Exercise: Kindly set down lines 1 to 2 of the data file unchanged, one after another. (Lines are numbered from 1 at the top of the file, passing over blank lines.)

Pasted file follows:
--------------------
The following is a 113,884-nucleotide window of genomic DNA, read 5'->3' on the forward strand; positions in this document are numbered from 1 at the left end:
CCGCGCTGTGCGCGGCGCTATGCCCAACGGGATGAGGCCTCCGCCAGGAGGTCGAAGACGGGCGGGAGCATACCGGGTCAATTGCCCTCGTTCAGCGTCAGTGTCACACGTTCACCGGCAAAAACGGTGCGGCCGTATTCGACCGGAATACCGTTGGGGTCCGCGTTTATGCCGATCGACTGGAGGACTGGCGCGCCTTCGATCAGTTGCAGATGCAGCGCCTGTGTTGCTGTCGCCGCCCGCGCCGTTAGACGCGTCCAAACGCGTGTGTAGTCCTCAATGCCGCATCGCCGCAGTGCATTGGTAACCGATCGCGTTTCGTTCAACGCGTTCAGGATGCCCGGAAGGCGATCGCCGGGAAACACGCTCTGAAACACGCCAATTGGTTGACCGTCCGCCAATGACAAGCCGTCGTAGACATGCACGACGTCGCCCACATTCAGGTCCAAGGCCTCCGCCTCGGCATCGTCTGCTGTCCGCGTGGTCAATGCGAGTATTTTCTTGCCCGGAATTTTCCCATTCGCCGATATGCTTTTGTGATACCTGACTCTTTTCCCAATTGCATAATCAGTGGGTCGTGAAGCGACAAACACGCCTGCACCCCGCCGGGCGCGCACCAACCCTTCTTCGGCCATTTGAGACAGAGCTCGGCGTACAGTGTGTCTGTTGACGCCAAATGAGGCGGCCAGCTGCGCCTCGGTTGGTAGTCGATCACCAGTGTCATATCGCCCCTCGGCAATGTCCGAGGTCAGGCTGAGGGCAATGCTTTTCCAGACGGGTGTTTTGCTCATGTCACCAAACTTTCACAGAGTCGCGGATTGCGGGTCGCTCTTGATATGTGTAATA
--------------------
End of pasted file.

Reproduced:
The following is a 113,884-nucleotide window of genomic DNA, read 5'->3' on the forward strand; positions in this document are numbered from 1 at the left end:
CCGCGCTGTGCGCGGCGCTATGCCCAACGGGATGAGGCCTCCGCCAGGAGGTCGAAGACGGGCGGGAGCATACCGGGTCAATTGCCCTCGTTCAGCGTCAGTGTCACACGTTCACCGGCAAAAACGGTGCGGCCGTATTCGACCGGAATACCGTTGGGGTCCGCGTTTATGCCGATCGACTGGAGGACTGGCGCGCCTTCGATCAGTTGCAGATGCAGCGCCTGTGTTGCTGTCGCCGCCCGCGCCGTTAGACGCGTCCAAACGCGTGTGTAGTCCTCAATGCCGCATCGCCGCAGTGCATTGGTAACCGATCGCGTTTCGTTCAACGCGTTCAGGATGCCCGGAAGGCGATCGCCGGGAAACACGCTCTGAAACACGCCAATTGGTTGACCGTCCGCCAATGACAAGCCGTCGTAGACATGCACGACGTCGCCCACATTCAGGTCCAAGGCCTCCGCCTCGGCATCGTCTGCTGTCCGCGTGGTCAATGCGAGTATTTTCTTGCCCGGAATTTTCCCATTCGCCGATATGCTTTTGTGATACCTGACTCTTTTCCCAATTGCATAATCAGTGGGTCGTGAAGCGACAAACACGCCTGCACCCCGCCGGGCGCGCACCAACCCTTCTTCGGCCATTTGAGACAGAGCTCGGCGTACAGTGTGTCTGTTGACGCCAAATGAGGCGGCCAGCTGCGCCTCGGTTGGTAGTCGATCACCAGTGTCATATCGCCCCTCGGCAATGTCCGAGGTCAGGCTGAGGGCAATGCTTTTCCAGACGGGTGTTTTGCTCATGTCACCAAACTTTCACAGAGTCGCGGATTGCGGGTCGCTCTTGATATGTGTAATA